Sparks fly in Ore. treasurer's race

Sparks fly in Ore. treasurer's race

SALEM, Ore. (AP) _ Election races for the Oregon state treasurer's job are usually staid, pinstriped affairs focusing largely on the esoterica of state investments.

Not this year.

Democratic state Sen. Ben Westlund and Republican businessman Allen Alley are trading accusations about their records — particularly over Alley's management of a struggling high-tech company that has shipped Oregon jobs overseas.

Alley has indicated he might try to win votes in the treasurer's race by calling attention to Westlund's inappropriate conduct toward a legislative aide that occurred in 1997.

At this point, political analyst Jim Moore said Westlund still has to be viewed as the front-runner in terms of fundraising, endorsements, continuing gains in Democratic voter registration and name recognition.

"The central issue of this race is that Ben Westlund is known throughout the state, and Allen Alley is not," said Moore, who teaches political science at Pacific University in Forest Grove.

Whoever is elected Oregon's next treasurer will be the chief financial officer for the state, managing a $75 billion investment portfolio. The treasurer oversees the professional financial managers who invest the money in Oregon's pension fund and is responsible for coordinating and selling state bonds.

But the position is a political one as well. Six of past seven treasurers served in Legislature before being elected treasurer.

And this year, the race has taken on a highly political tone with the two contenders not only staking out the issues but also going after each other.

This is Westlund's second try for a statewide office. The Bend lawmaker first ran successfully for the Legislature, as a Republican, in 1996. After waging an independent campaign for governor in 2006, he switched parties to become a Democrat.

Alley is an engineer by training, designing air bag systems for Ford Motor Co., before becoming a venture capitalist who co-founded Tualatin-based Pixelworks in 1997, a high-tech company that designs computer chips for flat-panel television monitors.

The financial decline of Pixelworks has become one of the chief issues that Westlund and the Democrats are raising against Alley.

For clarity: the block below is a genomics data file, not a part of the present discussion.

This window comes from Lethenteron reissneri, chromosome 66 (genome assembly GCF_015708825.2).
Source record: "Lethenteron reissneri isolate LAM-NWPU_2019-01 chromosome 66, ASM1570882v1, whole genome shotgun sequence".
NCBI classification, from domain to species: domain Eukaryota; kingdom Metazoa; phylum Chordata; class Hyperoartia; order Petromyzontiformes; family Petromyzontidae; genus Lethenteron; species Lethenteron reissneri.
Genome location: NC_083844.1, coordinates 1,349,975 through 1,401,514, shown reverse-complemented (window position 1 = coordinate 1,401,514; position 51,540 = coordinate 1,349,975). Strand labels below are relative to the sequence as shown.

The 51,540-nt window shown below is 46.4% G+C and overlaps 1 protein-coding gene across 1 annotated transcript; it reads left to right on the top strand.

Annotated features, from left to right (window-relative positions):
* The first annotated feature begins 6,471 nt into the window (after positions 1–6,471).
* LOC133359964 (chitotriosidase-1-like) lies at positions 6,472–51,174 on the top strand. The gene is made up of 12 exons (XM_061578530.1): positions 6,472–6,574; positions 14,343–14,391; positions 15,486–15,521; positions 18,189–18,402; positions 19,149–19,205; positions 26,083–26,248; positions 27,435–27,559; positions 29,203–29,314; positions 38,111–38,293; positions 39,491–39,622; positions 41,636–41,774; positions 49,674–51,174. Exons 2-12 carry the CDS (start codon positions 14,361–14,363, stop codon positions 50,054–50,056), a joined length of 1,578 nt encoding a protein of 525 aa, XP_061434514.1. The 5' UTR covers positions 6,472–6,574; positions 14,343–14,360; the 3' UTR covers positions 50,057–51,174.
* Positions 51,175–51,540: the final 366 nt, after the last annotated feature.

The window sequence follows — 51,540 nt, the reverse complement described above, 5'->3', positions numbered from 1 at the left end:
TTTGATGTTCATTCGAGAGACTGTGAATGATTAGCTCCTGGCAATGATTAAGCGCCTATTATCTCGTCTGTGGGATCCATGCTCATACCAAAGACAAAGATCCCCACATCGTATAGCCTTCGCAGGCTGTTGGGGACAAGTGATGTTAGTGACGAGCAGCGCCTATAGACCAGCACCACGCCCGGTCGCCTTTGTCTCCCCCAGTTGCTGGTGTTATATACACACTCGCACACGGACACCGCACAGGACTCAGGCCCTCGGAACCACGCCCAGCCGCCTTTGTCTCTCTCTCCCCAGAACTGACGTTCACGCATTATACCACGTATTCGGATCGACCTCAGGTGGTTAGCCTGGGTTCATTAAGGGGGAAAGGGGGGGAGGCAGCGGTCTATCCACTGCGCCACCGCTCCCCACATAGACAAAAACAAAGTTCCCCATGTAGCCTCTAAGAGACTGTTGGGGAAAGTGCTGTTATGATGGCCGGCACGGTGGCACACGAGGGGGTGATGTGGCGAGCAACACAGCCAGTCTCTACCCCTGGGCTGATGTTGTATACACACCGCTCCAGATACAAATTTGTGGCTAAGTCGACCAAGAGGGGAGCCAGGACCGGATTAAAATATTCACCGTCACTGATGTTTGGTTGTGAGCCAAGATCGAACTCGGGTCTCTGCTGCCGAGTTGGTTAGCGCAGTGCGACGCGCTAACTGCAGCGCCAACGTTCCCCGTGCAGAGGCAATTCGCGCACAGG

They point to the company's declining stock value, and the fact that many of the company's jobs have been shipped overseas.

Westlund said Alley is responsible for poor management decisions that led to Pixelworks' decline in which 200 engineers and other technology experts were shown the door.

"I think Oregon voters should be concerned that company that was founded in Oregon eventually ended up exporting the bulk of their jobs overseas, and remains only as a skeleton headquarters here in Oregon," Westlund said. "These were quality jobs. It destroyed the culture of the company."

Alley, for his part, said market conditions created the need to restructure the business. He rejected Democrats' assertion that Pixelworks is a failed company.

"We sold $1 billion worth of products. We paid $150 million worth of Oregon salaries during that time," he said. "To characterize that as anything but a success is kind of unimaginable."

In an interview, Alley also said he thinks it's a "germane" campaign issue to question whether Westlund was forthcoming about the sexual harassment allegation against him.

Westlund admitted to giving a legislative staffer an unwanted hug when rumors cropped up two years ago of an inappropriate act in his past.

However, a confidential letter obtained by The Associated Press details three incidents involving Westlund making unwanted physical contact in 1997 with then-legislative aide Deborah Boone, who's now a Democratic state representative from Cannon Beach. The contact involved Westlund touching Boone's hip and leg, according to the letter.

"I certainly don't think that's behavior that you should exhibit in any leadership position," Alley said in response to a question about Westlund's conduct.

Boone has said she's long since forgiven Westlund and that the two of them have become close friends since the incident.

Westlund, for his part, said he doesn't think inappropriate behavior years ago should be an issue in the treasurer's race

"That's an incident that happened a decade ago. Debbie and I have put that behind us," the Bend lawmaker said. "We are great friends today."

Moore, the political analyst, said he hasn't seen any evidence that the incident has made any dent with voters since it first came up in late July.

"Since the story broke, there hasn't been any word about that issue in the campaign. It has receded from the public's mind," Moore said.

At this stage, Alley could try to make it an issue in TV ads, but the Republican contender's anemic fundraising doesn't make that seem like a strong possibility, he said.

"He would have to spend a great deal of money to get that message out. He would have to show a much more well-financed campaign than he has up to this point," Moore said.

Alley has raised about $225,000 to date and has only $45,000 cash on hand at this point. Westlund has raised nearly twice that amount and has more than $200,000 in the bank.